8. Although 45 years old now, Reich's 'The Greening of America' is profoundly insightful about today's society. The first half In particular brought clarity to my understanding of political and social dynamics at play in the world. While his predicted cultural revolution certainly hasn't played itself out as dramatically or swiftly as Reich indicated, his third consciousness, with its refusal to be enslaved by 'the machine' and commitment to shaping its own unique lifestyle, is evident in a growing [...]

    9. Wowie Zowie. Published in 1970 and still very relavent, maybe minus the patchouli and lovebeads, but maybe not. I suggest you burn some incense, put on your bellbottoms and learn a thing or three about how we need to improve our shit, you dig?

    10. I read this years ago when it came out. I was talking to my mother about it - she said "Everything the hippies said about technology was right." So I want to revisit this.

    11. A little frozen in time while also very relevant. Many of the references were dated but the spirit of the book persists.

    12. The central theme of this book is that only by holding individual consciousness above routine can we hope to right the wrongs around us. The most interesting content is Reich's analysis of how western consciousness had evolved up until 1970. Based on events of the late sixties he projected a fuller kind of individual freedom to be reached which would be the best possible future grown from a bleak world. By consciousness Reich meant, in a way, the internal experience of having thought through iss [...]

    13. Poor Charles Reich. Not only did he confuse fashion with serious social politics, he wrote a book that didn't quite stand the test of time. Bell bottom jeans just faded, and just what did hippies accomplish, if marijuana is still illegal?Well, yes, they did stop a war and hound an already beleaguered president out of office, but academics like Reich were mostly hidden in their ivory towers while the real revolution took place in people's hears and minds. At least, he was making some attempt to u [...]

    14. I was fascinated, enthralled. I read it about when it first came out. I feel it is a good read, has educational value and glad to see it is required reading in some schools. I considered myself a hippie at the time, lived in a commune definitely not quite structured in the same manner, which I did not agree all the author espoused. It was one book that did make me think in terms defining my life, along with Alvin Toffler's Future Shock, Shirley MacLaine "Out on a Limb, Edgar Cayce's books, The A [...]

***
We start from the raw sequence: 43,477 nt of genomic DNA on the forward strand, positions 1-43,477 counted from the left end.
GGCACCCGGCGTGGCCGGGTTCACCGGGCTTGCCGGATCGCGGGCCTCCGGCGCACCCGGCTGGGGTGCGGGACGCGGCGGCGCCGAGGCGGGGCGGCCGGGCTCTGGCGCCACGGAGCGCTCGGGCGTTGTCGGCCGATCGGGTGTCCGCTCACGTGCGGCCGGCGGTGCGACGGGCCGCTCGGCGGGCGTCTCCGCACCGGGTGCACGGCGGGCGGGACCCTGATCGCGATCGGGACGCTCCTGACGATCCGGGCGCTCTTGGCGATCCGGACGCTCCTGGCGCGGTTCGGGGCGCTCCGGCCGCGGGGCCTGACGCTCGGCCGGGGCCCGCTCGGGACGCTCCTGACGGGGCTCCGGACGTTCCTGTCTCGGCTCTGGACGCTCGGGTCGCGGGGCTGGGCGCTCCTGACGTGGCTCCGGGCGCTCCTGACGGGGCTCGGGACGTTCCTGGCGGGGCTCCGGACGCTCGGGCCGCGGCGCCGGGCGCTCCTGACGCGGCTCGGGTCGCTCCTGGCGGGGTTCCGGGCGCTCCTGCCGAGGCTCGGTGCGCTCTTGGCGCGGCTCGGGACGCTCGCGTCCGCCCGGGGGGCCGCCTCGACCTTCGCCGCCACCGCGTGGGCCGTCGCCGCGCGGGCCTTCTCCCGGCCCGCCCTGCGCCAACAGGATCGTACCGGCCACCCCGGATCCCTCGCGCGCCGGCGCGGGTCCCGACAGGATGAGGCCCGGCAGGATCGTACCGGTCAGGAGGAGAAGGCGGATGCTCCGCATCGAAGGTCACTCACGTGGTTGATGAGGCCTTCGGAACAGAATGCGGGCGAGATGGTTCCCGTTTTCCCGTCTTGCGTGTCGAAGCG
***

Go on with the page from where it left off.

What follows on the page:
15. Really interesting book. Couldn't help imagining the image of this old man hanging out with a bunch of hippies, checking out the young hotties, free love and weed and sex and all. I remember the part about Judy Collins song "Both Sides Now" and the symbolism in it. Always liked that song but never really knew what it was about until Reich's interpretation.

    16. Most definitely the best book on the philosophies of the counterculture. I don't even know where to begin I am a philosophy major so I get a lot of the logic behind it. There's no need for me to criticize it because it contained very valuable information. I think it still has application-value. I am adding it to my top list.

    17. Reich writes about the hippie and counterculture of the early '70's. His description of the various "consciousnesses" are interesting and in a general sense, right on, as also his theory on why we are so angry and partisan today. Spends way too much time on the significance of marijuana and bell bottoms.

    18. What the author says looked good when he wrote the book. His ideas were based on wishful thinking, as we can see the USA comsuming more and more fossil fuels, still making plastic packaging, overfishing, managing forests by letting in timber barons, managing grasslands by letting agrocorporations graze for almost no fees.

    19. The consciousness levels described seem a little '70's -ish.I'm not sure I engaged enough to appreciate what the author was saying back then.Will try another of his books and will update later.

    20. When I read it in the early 70's it was radically new. Reich was the professor of the Clintons at Yale. Much has been built on this book since then.